Justice Markandey Katju: Pakistan’s IMF loan is not the end of its woes

Justice Markandey Katju

By Justice Markandey Katju–

(Justice Markandey Katju is a former Judge, Supreme Court of India, and former Chairman, Press Council of India. The views expressed are his own)

Soon after the IMF decision to grant a $3 billion loan to Pakistan, the country’s Prime Minister Shahbaz Sharif repeatedly uttered “Alhamdulillah” (Praise be to god) in a press conference.

Many Pakistanis are gloating over the IMF loan as if it will end their economic woes. The Pakistan stock exchange has rallied, currency exchange rate has improved, and there is an atmosphere of glee and revelry in some quarters.

However, there is a dark side to the picture.

  • It is a loan, not a gift. Pakistan already has external debt of over $126 billion, to which this will be added. This loan will cover less than the cost of Pakistan’s monthly import bill.
  • Loans carry interest. The fresh loan will add to the debt servicing bill, already at around $4.5 billion.
  • The iMF reportedly set very strict conditions before granting this loan. For instance,
    • (a) the heavy subsidy on electricity supplied will be removed. This will raise electricity rates to historic heights, affecting everyone in Pakistan.
    • (b) Duty on petroleum products will increase sharply
    • (c) There will be an additional $220 billion tax burden
    • (d) Prices of essential commodities, including food, will rise

This reminds one of the situation just before the French revolution of 1789. The French monarchy was heavily indebted to foreign bankers (mainly Dutch) on account of supporting the American War of Independence (1775-81), and even more because of the huge deficit between government income and expenditure (primarily because, by feudal convention, the nobility could not be taxed).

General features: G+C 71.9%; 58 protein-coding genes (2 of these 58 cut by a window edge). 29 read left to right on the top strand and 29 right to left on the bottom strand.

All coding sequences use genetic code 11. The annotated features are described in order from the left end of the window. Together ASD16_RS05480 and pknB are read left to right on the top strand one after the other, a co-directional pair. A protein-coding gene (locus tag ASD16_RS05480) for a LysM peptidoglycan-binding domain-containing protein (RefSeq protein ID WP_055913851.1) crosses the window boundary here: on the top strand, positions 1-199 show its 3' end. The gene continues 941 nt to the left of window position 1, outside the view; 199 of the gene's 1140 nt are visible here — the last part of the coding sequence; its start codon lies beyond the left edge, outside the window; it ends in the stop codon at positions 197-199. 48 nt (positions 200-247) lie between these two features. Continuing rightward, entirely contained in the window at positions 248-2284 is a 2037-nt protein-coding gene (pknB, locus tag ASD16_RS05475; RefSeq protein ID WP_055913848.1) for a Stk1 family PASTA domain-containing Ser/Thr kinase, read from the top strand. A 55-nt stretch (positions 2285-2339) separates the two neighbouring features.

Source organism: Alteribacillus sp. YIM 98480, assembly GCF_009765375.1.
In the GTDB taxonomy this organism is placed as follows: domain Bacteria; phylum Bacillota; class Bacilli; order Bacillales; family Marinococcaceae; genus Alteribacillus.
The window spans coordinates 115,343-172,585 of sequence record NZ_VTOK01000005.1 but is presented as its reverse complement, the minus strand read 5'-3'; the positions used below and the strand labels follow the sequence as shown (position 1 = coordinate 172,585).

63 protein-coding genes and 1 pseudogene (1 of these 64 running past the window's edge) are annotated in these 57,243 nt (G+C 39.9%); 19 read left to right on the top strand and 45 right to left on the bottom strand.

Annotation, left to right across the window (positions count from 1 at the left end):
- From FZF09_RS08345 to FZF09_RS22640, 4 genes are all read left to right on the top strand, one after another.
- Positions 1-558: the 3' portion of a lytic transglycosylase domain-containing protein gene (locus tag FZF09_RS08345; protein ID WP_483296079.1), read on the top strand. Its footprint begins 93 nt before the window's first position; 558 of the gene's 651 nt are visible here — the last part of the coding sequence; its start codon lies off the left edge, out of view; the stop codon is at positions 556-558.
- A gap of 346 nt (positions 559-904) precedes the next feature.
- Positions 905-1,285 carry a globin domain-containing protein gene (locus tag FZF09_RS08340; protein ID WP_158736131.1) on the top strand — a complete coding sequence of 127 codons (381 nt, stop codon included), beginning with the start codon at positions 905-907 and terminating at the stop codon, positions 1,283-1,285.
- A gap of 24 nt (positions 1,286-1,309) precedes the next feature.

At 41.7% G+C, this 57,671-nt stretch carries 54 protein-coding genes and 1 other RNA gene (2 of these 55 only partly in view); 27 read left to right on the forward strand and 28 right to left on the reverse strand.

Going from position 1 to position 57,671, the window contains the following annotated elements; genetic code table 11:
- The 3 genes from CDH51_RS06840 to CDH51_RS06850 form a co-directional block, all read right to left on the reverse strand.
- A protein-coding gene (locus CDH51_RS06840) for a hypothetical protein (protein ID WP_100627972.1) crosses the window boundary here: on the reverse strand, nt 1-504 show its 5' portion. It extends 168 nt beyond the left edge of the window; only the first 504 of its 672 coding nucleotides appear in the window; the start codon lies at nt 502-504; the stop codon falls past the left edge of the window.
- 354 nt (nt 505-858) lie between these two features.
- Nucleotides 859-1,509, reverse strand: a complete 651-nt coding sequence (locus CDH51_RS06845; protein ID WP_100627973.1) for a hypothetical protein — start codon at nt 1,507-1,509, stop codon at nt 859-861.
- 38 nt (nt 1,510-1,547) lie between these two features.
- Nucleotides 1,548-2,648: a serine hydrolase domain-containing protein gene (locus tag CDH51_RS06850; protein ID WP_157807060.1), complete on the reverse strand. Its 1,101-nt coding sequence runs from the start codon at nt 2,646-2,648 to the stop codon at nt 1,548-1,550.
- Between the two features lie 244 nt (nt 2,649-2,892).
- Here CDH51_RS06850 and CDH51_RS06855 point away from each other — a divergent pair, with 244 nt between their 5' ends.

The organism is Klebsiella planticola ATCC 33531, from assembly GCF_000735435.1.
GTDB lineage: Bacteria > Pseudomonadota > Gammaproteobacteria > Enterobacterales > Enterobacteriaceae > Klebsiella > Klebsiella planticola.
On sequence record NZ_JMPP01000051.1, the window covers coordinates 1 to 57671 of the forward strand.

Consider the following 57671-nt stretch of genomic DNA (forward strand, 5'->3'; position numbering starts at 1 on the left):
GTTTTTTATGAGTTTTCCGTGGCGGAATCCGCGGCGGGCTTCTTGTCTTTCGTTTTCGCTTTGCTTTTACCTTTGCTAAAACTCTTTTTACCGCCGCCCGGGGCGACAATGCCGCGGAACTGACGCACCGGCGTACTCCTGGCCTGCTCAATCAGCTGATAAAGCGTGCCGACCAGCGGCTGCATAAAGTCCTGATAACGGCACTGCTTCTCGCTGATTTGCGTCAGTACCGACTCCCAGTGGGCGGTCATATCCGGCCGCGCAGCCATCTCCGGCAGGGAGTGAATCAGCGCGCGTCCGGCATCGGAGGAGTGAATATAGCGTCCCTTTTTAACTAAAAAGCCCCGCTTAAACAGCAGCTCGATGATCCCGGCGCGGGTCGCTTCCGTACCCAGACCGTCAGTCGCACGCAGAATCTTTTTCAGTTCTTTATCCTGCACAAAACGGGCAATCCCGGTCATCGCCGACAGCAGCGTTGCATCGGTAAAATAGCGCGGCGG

The then French finance minister, Jacques Necker, who dared not tax the powerful nobles, took loans from foreign banks to pay the huge debt. His successor, Charles-Alexandre de Calonne, went even further. He initiated huge public spending, thinking this will impress the creditors into granting more loans.

This plan backfired. Dutch and other foreign bankers realised they would never recover the loans (what to say of interest), and so a time came when they outright refused to grant further loans. This led to the calling of the Estates General in 1789 and the French Revolution, in which many heads rolled.

I am afraid the Shahbaz Sharif government is heading in the same directiion. Can a government run forever on foreign loans? The people of Pakistan are already suffering terribly due to the economic crisis. Taxing them further, directly or indirectly, as the IMF loan in essence requires, may well break their backs.

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